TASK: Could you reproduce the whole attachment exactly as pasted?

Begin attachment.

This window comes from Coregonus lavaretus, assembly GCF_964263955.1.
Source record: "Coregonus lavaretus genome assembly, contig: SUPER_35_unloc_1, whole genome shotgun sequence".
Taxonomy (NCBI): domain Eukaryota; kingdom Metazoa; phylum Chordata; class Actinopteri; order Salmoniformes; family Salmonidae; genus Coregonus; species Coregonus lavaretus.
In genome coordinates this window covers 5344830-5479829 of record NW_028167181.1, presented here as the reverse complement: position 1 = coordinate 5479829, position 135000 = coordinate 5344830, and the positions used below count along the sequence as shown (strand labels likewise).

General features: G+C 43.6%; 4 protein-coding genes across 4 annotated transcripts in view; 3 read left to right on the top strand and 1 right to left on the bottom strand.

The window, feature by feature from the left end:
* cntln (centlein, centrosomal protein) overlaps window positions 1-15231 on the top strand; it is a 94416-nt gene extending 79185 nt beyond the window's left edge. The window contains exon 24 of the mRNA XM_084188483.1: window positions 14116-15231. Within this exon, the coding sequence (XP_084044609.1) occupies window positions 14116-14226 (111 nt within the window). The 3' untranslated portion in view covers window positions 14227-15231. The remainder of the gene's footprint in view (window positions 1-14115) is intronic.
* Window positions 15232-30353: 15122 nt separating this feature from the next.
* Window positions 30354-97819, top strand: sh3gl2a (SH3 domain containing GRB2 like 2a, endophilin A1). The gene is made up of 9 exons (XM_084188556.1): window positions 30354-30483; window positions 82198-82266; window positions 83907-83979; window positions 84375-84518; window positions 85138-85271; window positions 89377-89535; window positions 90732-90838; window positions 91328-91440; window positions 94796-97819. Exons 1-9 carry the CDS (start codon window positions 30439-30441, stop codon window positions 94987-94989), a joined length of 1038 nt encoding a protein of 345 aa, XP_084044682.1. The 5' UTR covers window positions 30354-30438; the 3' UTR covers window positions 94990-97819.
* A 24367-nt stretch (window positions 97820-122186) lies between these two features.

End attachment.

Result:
This window comes from Coregonus lavaretus, assembly GCF_964263955.1.
Source record: "Coregonus lavaretus genome assembly, contig: SUPER_35_unloc_1, whole genome shotgun sequence".
Taxonomy (NCBI): domain Eukaryota; kingdom Metazoa; phylum Chordata; class Actinopteri; order Salmoniformes; family Salmonidae; genus Coregonus; species Coregonus lavaretus.
In genome coordinates this window covers 5344830-5479829 of record NW_028167181.1, presented here as the reverse complement: position 1 = coordinate 5479829, position 135000 = coordinate 5344830, and the positions used below count along the sequence as shown (strand labels likewise).

General features: G+C 43.6%; 4 protein-coding genes across 4 annotated transcripts in view; 3 read left to right on the top strand and 1 right to left on the bottom strand.

The window, feature by feature from the left end:
* cntln (centlein, centrosomal protein) overlaps window positions 1-15231 on the top strand; it is a 94416-nt gene extending 79185 nt beyond the window's left edge. The window contains exon 24 of the mRNA XM_084188483.1: window positions 14116-15231. Within this exon, the coding sequence (XP_084044609.1) occupies window positions 14116-14226 (111 nt within the window). The 3' untranslated portion in view covers window positions 14227-15231. The remainder of the gene's footprint in view (window positions 1-14115) is intronic.
* Window positions 15232-30353: 15122 nt separating this feature from the next.
* Window positions 30354-97819, top strand: sh3gl2a (SH3 domain containing GRB2 like 2a, endophilin A1). The gene is made up of 9 exons (XM_084188556.1): window positions 30354-30483; window positions 82198-82266; window positions 83907-83979; window positions 84375-84518; window positions 85138-85271; window positions 89377-89535; window positions 90732-90838; window positions 91328-91440; window positions 94796-97819. Exons 1-9 carry the CDS (start codon window positions 30439-30441, stop codon window positions 94987-94989), a joined length of 1038 nt encoding a protein of 345 aa, XP_084044682.1. The 5' UTR covers window positions 30354-30438; the 3' UTR covers window positions 94990-97819.
* A 24367-nt stretch (window positions 97820-122186) lies between these two features.